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How has Vettel been so good? NBC F1 team attempts to answer


It’s been the story of the year, on track, in Formula One: how has Sebastian Vettel and Red Bull been so dominant?

A viewpoint form NBC’s Formula One analyst David Hobbs, himself a former driver:

“Sebastian Vettel is an outstanding young kid, from the time he was winning go-kart championships,” Hobbs said during today’s teleconference leading up to this weekend’s United States Grand Prix in Austin (Sunday, 1 p.m. ET, NBC and NBC Sports Live Extra).

“He was fortunate enough to be picked up by Red Bull. Then he was the youngest polesitter and youngest winner. Then he joined Red Bull and Adrian Newey.

“I’m not convinced Newey has brought Vettel up. I think Newey has used his genius and coupled it with Sebastian’s genius – somewhat like Colin Chapman, Jimmy Clark did 60 years ago. He used it to suit Sebastian’s driving style. Now he’s winning the championship by 200 points nearly.”

From Steve Matchett, fellow analyst and a former mechanic for the Benetton F1 team (now Lotus) when Michael Schumacher won the first of his two World Championships:

“The sport always throws up an incredible talent, be it a (Alain) Prost, (Juan Manuel) Fangio, Michael Schumacher again, and we now have another one,” Matchett said. “I worked with Schumacher, (Ross) Brawn at Benetton. That was 10-plus years ago. Now he’s come along in a heartbeat; now the sport’s ready for another incredible talent.

“He’s taken a lot of good advice from Michael. How to become a part of the team; become an intrinsic part. Schumacher did it with Benetton and Ferrari, and Vettel is doing exactly the same with Red Bull. The car is tailored toward his style – why wouldn’t they?”

Will Buxton, NBC’s F1 insider and pit reporter, sees Vettel on the ground at every event. He’s a humble individual out of the car, and unflinchingly focused in it.

“What makes him such a superstar? He’s humble, funny, engaging who’s enjoying every facet of life outside the car. And he’s a ruthless operator in the car,” Buxton said. “He’s likeable outside it. But he’s unflinching in his determination to obliterate the competition. He’s physically on top, mentally unchallenged, and from a driving perspective, a joy to behold week in and week out.”

Perhaps Hobbs and Matchett’s booth mate can sum it up best.

“It’s a question only Red Bull and Sebastian can answer,” NBC Sports Group lead F1 announcer Leigh Diffey surmised. “Steve used the Tiger Woods analogy. How does Sebastian put two seconds on the field after every lap? How does he win by 31 seconds? Is he that much better? The car? The team? That’s the allure and attraction, and people are in amazement.”

Vettel seeks his eighth straight win – which would be the most in a row in a single season (the all-time mark of nine, set by Alberto Ascari, was done over two seasons from 1952 to 1953) – this Sunday in Austin. It would mark his first win at the track and end Lewis Hamilton’s run of back-to-back USGP victories.

You can see him go for it starting at 1 p.m. ET on NBC on Sunday, with an hour pre-race, and lights out at 2 p.m. ET.

Verstappen heads up Red Bull 1-2 in final USGP practice at COTA

AUSTIN, TX - OCTOBER 22: Max Verstappen of the Netherlands driving the (33) Red Bull Racing Red Bull-TAG Heuer RB12 TAG Heuer on track during final practice for the United States Formula One Grand Prix at Circuit of The Americas on October 22, 2016 in Austin, United States.  (Photo by Clive Mason/Getty Images)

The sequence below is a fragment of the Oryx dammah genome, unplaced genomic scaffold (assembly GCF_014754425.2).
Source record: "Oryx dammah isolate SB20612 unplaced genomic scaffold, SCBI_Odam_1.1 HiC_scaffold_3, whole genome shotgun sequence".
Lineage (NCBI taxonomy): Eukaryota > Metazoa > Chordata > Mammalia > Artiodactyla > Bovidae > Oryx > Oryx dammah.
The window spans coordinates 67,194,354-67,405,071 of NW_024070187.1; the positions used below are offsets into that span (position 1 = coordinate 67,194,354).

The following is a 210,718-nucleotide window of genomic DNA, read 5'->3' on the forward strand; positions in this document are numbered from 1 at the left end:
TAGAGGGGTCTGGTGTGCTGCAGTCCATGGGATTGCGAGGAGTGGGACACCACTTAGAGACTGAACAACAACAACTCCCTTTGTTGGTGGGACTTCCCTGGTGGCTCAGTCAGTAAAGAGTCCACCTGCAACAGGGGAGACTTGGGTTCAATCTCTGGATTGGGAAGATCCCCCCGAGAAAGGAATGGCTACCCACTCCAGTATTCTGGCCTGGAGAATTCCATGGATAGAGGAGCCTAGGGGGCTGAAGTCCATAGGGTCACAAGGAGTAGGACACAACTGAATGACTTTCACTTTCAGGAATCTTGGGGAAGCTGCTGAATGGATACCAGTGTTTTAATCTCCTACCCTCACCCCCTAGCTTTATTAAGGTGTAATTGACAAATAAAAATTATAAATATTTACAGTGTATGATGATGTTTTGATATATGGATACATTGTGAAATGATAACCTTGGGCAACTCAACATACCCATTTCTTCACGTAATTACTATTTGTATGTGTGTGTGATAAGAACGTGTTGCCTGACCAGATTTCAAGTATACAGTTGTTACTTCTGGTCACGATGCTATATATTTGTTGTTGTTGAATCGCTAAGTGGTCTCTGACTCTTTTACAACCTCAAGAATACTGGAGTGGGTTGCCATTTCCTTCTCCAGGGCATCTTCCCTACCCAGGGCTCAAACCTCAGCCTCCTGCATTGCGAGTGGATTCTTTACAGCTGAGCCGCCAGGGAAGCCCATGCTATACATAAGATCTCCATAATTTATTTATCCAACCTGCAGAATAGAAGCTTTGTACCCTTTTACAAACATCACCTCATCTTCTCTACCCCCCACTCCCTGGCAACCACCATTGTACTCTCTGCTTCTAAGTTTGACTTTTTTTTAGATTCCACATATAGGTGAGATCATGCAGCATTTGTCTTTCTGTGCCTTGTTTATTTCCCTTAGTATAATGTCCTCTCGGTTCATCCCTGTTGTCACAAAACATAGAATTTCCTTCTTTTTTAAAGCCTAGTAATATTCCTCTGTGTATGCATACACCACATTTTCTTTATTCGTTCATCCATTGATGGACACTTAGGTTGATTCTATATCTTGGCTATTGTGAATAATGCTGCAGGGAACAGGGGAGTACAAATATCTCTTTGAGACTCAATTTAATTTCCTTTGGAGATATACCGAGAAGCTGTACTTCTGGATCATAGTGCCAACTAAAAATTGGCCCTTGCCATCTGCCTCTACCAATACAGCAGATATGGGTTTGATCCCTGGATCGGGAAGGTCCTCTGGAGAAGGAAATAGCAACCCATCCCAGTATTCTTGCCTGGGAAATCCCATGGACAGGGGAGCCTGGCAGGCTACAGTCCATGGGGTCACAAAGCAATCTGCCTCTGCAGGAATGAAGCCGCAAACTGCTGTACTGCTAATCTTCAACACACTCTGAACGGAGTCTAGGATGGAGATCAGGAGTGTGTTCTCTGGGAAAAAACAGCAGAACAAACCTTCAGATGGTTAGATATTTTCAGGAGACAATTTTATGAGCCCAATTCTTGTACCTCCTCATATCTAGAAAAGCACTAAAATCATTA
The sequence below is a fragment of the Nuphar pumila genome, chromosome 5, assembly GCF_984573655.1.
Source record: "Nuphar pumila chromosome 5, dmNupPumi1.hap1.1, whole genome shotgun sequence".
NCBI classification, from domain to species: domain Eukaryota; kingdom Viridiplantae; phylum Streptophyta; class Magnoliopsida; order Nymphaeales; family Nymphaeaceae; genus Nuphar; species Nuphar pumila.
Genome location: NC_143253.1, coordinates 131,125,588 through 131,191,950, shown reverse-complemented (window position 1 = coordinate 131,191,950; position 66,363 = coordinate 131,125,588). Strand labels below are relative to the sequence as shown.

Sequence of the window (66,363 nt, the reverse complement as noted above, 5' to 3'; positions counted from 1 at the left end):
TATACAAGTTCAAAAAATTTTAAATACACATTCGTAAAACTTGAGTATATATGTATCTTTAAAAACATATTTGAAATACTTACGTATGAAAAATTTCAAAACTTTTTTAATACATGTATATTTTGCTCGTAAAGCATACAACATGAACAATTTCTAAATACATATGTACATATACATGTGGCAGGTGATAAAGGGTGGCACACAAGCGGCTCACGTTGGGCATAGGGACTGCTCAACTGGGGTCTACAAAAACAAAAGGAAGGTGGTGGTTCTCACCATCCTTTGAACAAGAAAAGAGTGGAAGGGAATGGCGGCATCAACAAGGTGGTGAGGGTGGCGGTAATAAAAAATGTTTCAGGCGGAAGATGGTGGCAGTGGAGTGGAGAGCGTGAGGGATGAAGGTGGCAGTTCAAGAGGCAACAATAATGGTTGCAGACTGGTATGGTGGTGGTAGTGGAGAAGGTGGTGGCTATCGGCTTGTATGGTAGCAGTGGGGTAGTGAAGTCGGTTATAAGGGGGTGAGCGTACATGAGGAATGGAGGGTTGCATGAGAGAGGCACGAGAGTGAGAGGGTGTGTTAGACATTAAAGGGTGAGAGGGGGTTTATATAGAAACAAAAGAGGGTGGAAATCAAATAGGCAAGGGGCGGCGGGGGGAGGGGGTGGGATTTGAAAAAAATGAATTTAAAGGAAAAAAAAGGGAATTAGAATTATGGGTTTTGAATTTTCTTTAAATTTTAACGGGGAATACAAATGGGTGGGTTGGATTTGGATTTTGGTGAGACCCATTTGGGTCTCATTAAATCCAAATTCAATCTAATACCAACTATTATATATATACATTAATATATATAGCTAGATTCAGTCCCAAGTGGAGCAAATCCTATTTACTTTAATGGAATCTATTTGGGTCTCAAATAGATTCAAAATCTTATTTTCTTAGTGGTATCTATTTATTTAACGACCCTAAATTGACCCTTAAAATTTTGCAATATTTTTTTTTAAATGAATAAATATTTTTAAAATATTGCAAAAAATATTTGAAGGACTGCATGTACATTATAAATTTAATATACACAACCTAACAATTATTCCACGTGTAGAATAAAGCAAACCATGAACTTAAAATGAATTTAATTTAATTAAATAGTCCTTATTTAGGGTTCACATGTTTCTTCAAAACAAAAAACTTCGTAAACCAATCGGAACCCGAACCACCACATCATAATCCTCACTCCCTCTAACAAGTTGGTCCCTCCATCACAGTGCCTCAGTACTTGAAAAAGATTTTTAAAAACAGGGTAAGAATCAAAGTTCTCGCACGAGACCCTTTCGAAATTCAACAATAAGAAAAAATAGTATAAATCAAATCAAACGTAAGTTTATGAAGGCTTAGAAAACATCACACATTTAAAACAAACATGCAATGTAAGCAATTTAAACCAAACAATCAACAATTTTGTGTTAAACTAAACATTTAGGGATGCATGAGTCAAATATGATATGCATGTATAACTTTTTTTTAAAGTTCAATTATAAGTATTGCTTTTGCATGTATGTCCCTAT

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Max Verstappen closed out Formula 1 practice for the United States Grand Prix in Austin, Texas at the top of the timesheets, finishing two-tenths of a second clear of the field at the Circuit of The Americas ahead of qualifying.

Verstappen headed up a Red Bull one-two in FP3 as Mercedes failed to get in a qualifying simulation for either Lewis Hamilton or Nico Rosberg, leaving them fourth and fifth respectively in the timesheets.

Verstappen put in a fastest lap time of 1:36.766 with over 10 minutes remaining in the session, although the Dutchman did appear to exceed track limits at both Turn 19 and Turn 20 in the process.

Nevertheless, Verstappen’s time stood, giving him P1 come the end of the session despite a late charge from Hamilton.

The Briton crossed the line to start his final flying lap with one second left on the clock, but backed off through the final sector and told his team it was “really poor timing”.

Rosberg also failed to get in a flying lap, setting the fastest middle sector of any driver before abandoning his effort and coming into the pits with a minute left.

Daniel Ricciardo finished the session second for Red Bull, while Ferrari’s Kimi Raikkonen was half a second off Verstappen in third place. Teammate Sebastian Vettel followed the Mercedes duo in sixth place.

Nico Hulkenberg continued his streak of top-10 finishes in practice at COTA, ending FP3 in seventh place ahead of Williams’ Valtteri Bottas. The McLaren pair of Jenson Button and Fernando Alonso rounded out the top 10.

The session was red flagged after 20 minutes when Pascal Wehrlein’s Manor snapped off the track at Turn 19, becoming beached in the gravel. The German waited for the marshals to arrive at his car in the hope of being pushed back onto the track, but was ultimately forced to switch his car off and end his FP3 running.

Carlos Sainz Jr. was another driver to hit trouble in final practice, suffering two separate punctures in the hour-long session that limited him to just six laps in total.

The qualifying show for the United States Grand Prix is live on NBCSN and the NBC Sports app from 12:30pm ET today, including a full re-run of FP3.

Mercedes’ Suzuka protest over Verstappen down to ‘miscommunication’

SUZUKA, JAPAN - OCTOBER 09: Lewis Hamilton of Great Britain driving the (44) Mercedes AMG Petronas F1 Team Mercedes F1 WO7 Mercedes PU106C Hybrid turbo locks a wheel under braking as he tries to overtake Max Verstappen of the Netherlands driving the (33) Red Bull Racing Red Bull-TAG Heuer RB12 TAG Heuer on track during the Formula One Grand Prix of Japan at Suzuka Circuit on October 9, 2016 in Suzuka.  (Photo by Charles Coates/Getty Images)